In a recent conversation with an overly intellectual middle-aged person (because of course, I’m 45 but not middle-aged—oh no, not me), I found myself defending my local news ban.
He asked me if I’d seen something on the local news the other night. I told him no. Should have left it at no. But of course I elaborated, being a chatter. “No, I don’t watch the local news,” I said.
“What?!” he exclaimed, as if I’d just admitted to bilking innocent children of their allowances. “How do you keep up?”
Well, first of all—I didn’t have the heart to tell him—only old people still watch the local news. Anyone else who wants news gets it on their mobile device, PC or smart TV.
And second of all—keep up with what?
Does knowing how many people were raped, murdered, maimed, shot and arrested contribute to my life in a meaningful way? Will my knowledge of these events make them less likely to happen? Or make me happier and or more productive?
Of course not.
I’m not an ignoramus. I will admit to a penchant for turning on the national network (gasp—not even hip enough to watch the cable version) news some evenings. I know it’s just me and the old people watching (How? If it’s not an erectile dysfunction commercial, it’s for urinary incontinence or denture products. You do the math.) but I find the rhythm of it comforting. The gentle cadence of the anchor’s voice, the switch to a reporter in a far-off country, the feel-good story they usually end with to make you feel better about the wars and famine you just witnessed secondhand. I do keep up with our world. But, local news? Usually it just inspires fear and loathing in me. When the networks start to balance their coverage, I’ll consider tuning in.
For instance, why doesn’t anyone cover the myriad good things going on every day? The pay-it-forwards in the Starbucks drive-through? The Good Samaritan who mows the elderly neighbor’s lawn each week at no charge? The kids who bring some joy to the nursing home? Can we not show our world in a more realistic light? The media in general focuses on the areas of darkness and gee whiz, they grow. What a surprise. Anything you focus on grows. So, I choose to tune out.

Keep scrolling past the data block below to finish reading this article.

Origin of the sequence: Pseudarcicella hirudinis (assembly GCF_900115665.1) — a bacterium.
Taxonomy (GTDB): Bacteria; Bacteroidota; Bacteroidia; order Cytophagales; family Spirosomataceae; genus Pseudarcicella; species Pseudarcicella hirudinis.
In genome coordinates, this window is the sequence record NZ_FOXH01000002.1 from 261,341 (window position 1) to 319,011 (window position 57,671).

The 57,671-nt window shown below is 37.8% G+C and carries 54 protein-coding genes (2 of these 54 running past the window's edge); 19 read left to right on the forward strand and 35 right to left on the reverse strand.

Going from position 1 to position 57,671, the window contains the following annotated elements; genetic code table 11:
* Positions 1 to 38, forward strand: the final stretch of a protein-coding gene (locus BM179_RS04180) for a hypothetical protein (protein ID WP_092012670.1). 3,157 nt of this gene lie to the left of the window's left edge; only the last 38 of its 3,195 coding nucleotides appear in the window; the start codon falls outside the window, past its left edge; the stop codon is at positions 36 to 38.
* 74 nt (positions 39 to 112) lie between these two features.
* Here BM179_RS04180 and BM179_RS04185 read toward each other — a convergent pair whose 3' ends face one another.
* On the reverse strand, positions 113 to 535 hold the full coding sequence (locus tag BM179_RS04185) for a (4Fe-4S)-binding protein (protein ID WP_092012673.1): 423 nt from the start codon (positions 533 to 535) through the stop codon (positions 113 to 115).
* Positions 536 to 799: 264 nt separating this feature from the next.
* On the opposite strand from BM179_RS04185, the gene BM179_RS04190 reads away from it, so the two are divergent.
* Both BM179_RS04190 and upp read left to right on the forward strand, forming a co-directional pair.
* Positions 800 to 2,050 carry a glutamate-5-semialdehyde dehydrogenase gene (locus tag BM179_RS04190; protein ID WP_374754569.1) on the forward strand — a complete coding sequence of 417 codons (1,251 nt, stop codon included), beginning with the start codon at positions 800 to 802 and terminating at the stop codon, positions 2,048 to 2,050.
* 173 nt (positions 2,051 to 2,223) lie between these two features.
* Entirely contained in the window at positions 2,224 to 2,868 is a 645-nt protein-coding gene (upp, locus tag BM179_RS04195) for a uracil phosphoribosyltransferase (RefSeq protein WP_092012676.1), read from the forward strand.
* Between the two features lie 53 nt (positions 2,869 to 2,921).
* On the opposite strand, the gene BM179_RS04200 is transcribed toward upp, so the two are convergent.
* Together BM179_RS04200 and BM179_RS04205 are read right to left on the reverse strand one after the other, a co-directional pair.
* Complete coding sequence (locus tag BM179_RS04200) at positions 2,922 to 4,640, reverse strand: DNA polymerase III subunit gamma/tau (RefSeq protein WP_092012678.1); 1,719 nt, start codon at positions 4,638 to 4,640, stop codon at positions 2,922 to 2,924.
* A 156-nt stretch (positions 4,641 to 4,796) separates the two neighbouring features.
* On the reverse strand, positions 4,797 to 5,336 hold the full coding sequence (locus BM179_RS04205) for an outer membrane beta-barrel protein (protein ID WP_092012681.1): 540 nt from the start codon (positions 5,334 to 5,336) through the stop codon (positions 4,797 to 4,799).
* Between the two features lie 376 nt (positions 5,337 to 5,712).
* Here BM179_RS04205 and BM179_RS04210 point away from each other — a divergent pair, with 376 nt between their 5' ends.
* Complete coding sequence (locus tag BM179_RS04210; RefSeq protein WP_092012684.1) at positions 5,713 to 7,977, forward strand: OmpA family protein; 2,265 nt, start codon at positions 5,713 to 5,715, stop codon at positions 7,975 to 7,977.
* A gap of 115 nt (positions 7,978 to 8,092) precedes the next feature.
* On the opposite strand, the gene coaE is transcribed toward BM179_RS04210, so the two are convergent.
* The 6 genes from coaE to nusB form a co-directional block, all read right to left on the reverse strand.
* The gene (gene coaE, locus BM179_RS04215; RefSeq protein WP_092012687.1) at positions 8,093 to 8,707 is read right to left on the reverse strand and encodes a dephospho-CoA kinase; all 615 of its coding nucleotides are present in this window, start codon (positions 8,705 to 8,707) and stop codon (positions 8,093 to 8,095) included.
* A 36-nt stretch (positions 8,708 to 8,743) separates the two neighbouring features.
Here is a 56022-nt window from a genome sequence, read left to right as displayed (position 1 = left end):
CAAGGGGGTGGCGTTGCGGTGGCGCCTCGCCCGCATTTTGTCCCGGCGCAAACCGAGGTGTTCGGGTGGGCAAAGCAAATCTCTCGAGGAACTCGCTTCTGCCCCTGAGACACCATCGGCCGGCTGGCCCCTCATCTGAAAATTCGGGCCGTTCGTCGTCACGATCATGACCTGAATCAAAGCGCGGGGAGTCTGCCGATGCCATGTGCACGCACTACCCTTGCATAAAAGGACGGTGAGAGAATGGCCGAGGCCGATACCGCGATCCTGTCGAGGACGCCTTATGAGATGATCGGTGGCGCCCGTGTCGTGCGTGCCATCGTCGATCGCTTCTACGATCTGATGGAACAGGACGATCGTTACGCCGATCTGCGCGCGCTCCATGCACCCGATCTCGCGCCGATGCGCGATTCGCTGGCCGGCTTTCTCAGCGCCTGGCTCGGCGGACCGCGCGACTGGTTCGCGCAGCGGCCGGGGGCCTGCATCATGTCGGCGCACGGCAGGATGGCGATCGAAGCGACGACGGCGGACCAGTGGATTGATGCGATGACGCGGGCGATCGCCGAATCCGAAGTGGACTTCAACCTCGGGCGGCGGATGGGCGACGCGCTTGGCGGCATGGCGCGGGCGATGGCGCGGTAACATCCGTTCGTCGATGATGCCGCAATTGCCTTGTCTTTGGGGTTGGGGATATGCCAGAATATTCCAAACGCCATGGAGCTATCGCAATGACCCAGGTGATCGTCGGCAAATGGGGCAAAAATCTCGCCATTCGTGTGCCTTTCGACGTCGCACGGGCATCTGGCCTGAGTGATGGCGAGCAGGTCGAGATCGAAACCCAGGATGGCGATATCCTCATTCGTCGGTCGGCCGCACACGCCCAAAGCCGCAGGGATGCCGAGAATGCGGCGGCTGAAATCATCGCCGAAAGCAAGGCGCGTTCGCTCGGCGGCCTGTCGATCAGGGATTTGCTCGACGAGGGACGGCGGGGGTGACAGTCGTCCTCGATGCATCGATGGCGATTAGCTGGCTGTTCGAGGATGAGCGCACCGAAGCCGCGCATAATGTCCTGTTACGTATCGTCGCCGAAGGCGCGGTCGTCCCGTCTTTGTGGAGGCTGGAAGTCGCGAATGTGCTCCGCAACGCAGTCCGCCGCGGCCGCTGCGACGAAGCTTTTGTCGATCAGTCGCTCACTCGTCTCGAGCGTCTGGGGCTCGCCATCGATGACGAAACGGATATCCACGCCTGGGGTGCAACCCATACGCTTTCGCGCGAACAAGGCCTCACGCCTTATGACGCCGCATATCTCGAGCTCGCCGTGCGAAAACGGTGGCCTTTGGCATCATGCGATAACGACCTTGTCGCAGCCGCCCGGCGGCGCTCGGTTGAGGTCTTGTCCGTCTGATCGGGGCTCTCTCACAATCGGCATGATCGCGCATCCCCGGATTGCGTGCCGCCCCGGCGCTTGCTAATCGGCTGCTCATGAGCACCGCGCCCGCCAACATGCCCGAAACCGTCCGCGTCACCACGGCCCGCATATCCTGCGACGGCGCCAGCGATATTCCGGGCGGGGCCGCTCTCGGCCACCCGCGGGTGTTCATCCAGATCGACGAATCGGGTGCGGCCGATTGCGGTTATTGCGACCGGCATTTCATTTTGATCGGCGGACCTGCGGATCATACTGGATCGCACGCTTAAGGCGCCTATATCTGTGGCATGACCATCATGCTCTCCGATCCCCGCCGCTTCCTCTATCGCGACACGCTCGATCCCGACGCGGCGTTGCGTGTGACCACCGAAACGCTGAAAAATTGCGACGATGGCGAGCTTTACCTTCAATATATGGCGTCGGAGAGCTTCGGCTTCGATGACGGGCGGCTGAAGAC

I can hear the protests already. That I’m turning a blind eye. Looking for Pollyanna in a real world. Burying my head in the sand.
But no. None of the above. If the past couple of years have taught me anything, it’s that I only have so much energy. I’ve become a bit protective of it, to be honest. I need all the energy I’ve got to move myself and my kids in a positive direction. And negativity—from the evening news, to a gossipy coworker, to someone who just wants to complain about their life but never do anything to change it—saps me. So yes, I turn off the local news, anything related to the classless Kardashian clan and most reality shows. After all, would I rather watch someone else’s life unfold or live my own?
Call it fine tuning. I’m aiming for a higher frequency. And I’m finding it revolutionary in the most delightful way.